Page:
DTH decision represents best in college newsroom decision making

Here we are, fresh out of the Labor Day weekend and we have a college newspaper controversy.

The story, reported on College Media Matters, the Associated Collegiate Press blog, presents some ethical dilemmas faced in student newsrooms. The Daily Tar Heel at the University of North Carolina reported on a student’s ouster from a campus religious group because of his views on homosexuality. Further, it appears that the student’s homosexuality also contributed.

Both the CMM blog post and the original story point out how this raises issues of importance on college campuses — such as how institutions’ non-discriminatory policies address (or ignore) this issue. In response to the controversy generated, The Daily Tar Heel wrote a letter to readers in response.

What makes this interesting to me as a journalism educator is how the newsroom process appears to have played out and the teachable moment of the “what if it happened here scenario.”

It seems the DTH staff took the appropriate action and discussed all the necessary ethical issues.  Then, it came down firmly on the appropriate side of a discussion about a student newspaper’s role.

I have always maintained that the purpose of a high-quality newspaper (campus or otherwise) is to not only report the news but also to put that news into perspective for its readers. For instance, it is one thing to simply write that a school has raised tuition 10 percent. What makes it important to readers (students) is what will that mean in dollars and cents.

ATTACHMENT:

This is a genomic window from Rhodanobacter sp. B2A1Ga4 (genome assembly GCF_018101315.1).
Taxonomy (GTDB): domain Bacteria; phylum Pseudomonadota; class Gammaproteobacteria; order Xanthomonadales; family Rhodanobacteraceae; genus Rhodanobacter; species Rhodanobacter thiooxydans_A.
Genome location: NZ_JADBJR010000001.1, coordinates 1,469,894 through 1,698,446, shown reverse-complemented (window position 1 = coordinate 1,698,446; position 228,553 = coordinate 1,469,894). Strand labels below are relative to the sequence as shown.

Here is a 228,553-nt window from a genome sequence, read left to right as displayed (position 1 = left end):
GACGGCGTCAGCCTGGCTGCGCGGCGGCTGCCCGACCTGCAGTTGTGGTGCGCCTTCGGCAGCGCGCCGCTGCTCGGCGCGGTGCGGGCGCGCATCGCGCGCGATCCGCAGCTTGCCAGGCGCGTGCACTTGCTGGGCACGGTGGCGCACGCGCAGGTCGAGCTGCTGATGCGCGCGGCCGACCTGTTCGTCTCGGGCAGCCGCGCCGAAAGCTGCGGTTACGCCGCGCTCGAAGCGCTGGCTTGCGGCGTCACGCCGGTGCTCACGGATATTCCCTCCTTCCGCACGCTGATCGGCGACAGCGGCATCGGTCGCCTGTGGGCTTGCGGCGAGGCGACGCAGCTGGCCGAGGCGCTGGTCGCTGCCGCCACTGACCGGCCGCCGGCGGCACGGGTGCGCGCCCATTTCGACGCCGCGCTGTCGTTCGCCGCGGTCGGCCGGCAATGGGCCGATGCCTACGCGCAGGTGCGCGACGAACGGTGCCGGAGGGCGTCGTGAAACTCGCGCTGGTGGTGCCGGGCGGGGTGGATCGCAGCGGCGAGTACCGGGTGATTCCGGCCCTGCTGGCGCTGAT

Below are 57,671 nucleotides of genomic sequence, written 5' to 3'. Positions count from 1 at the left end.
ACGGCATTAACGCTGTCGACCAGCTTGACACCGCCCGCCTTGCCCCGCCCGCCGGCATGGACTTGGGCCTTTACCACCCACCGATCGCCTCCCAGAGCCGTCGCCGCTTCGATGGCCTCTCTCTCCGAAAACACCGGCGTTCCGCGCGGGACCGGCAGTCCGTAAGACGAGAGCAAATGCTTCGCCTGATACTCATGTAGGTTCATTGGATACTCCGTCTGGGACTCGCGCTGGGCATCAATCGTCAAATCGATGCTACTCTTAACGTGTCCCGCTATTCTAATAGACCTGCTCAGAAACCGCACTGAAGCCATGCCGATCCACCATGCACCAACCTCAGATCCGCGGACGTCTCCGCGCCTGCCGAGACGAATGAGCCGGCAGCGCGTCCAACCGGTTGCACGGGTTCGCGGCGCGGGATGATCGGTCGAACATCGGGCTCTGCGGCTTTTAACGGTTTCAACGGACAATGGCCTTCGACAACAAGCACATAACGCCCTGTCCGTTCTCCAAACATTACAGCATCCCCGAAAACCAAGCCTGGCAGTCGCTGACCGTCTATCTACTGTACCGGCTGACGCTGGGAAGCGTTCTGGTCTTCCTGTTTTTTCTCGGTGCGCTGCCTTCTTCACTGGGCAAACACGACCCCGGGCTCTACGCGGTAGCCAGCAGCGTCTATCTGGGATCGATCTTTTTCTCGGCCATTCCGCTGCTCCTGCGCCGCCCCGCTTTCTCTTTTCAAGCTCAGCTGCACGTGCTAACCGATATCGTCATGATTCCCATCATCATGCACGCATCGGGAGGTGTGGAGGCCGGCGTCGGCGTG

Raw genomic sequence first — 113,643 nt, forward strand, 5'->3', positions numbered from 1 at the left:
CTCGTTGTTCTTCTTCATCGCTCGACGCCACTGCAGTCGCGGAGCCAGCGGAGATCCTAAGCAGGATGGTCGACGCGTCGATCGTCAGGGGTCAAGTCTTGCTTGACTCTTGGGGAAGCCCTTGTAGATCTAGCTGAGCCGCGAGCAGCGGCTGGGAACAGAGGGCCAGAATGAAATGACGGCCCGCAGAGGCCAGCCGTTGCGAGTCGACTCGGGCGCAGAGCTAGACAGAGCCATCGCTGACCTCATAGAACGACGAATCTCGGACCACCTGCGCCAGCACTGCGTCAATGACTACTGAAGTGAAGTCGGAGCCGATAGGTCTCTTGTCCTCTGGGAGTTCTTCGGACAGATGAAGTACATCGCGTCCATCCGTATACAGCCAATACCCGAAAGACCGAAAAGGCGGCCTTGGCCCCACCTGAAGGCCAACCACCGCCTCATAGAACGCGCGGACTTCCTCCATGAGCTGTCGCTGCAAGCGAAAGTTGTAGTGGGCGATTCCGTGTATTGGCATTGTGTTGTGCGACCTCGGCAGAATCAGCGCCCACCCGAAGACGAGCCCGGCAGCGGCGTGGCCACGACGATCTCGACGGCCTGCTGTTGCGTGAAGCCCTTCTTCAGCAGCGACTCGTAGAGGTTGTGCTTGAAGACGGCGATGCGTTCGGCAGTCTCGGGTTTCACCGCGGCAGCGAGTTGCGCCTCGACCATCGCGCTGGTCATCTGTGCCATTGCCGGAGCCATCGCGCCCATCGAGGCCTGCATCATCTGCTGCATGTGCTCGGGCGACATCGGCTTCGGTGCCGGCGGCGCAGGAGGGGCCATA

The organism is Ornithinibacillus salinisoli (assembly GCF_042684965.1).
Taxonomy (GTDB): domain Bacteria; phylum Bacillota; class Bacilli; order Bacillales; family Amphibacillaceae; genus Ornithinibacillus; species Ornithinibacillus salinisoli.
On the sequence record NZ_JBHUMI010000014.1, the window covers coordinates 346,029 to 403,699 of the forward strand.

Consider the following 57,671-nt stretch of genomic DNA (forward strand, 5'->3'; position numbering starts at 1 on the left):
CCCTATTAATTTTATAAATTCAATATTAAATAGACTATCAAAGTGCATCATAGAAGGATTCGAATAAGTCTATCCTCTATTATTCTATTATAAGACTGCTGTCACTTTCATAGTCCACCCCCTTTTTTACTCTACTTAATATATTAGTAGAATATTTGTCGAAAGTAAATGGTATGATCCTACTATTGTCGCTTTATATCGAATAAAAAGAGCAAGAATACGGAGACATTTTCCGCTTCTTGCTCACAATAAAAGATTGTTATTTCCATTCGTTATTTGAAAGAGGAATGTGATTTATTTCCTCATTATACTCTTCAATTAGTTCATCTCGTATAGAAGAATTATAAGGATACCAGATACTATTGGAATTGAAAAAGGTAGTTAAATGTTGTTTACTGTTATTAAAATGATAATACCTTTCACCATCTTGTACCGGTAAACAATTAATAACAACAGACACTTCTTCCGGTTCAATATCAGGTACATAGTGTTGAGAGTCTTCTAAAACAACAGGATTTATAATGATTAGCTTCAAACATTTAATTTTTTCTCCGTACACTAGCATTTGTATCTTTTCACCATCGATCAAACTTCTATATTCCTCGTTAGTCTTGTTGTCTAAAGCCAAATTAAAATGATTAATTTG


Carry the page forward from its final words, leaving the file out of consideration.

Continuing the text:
What the DTH appears to have done here is realize that this is an action that may affect more students than the one in the story. It may affect more than just gay students.

Here are some of the questions DTH Editor Steven Norton told readers the newspaper considered (emphasis mine):

  • Would the DTH essentially be outing someone who might not want or feel comfortable with such attention or exposure?
  • Would it appear to readers that the DTH was attacking a group simply for the religious beliefs it holds? Would readers assume we were just substantiating UNC’s liberal stereotype?
  • Was Thomason’s removal from his a cappella group an isolated situation, or did it represent a larger campus issue?
  • Would we fail in our job to hold the University to account if we didn’t run the story?

And here is the conclusion they reached (emphasis mine).

“The editors and I discussed these questions and more at length. We weighed the DTH’s mission to inform campus and hold the University accountable without doing undue harm.

“We ultimately decided we needed to run the story for many reasons.”

Among those reasons, Norton listed the one that makes my point (again, emphasis is mine):

“…we ran the story because of the real dilemma it presents: Thomason’s removal shined a light on a University policy that is far from clear.

“We saw Psalm 100’s case. Its right to control membership based on adherence to the group’s constitution has some grounding, according to the rules in place. Meanwhile, one could make a case for the group’s interpretation of that rule as a contradiction of the University’s non-discrimination policy.

“The story went to print and addressed the policy’s blurriness. But it was ripe for follow-ups.”

That last sentence says it all. If something is ripe for follow-ups, it deserves — rather, needs — examination by the college paper. It is what I call the “Lee Corso Principle.” News editors should always be saying, “Not so fast, my friend.”

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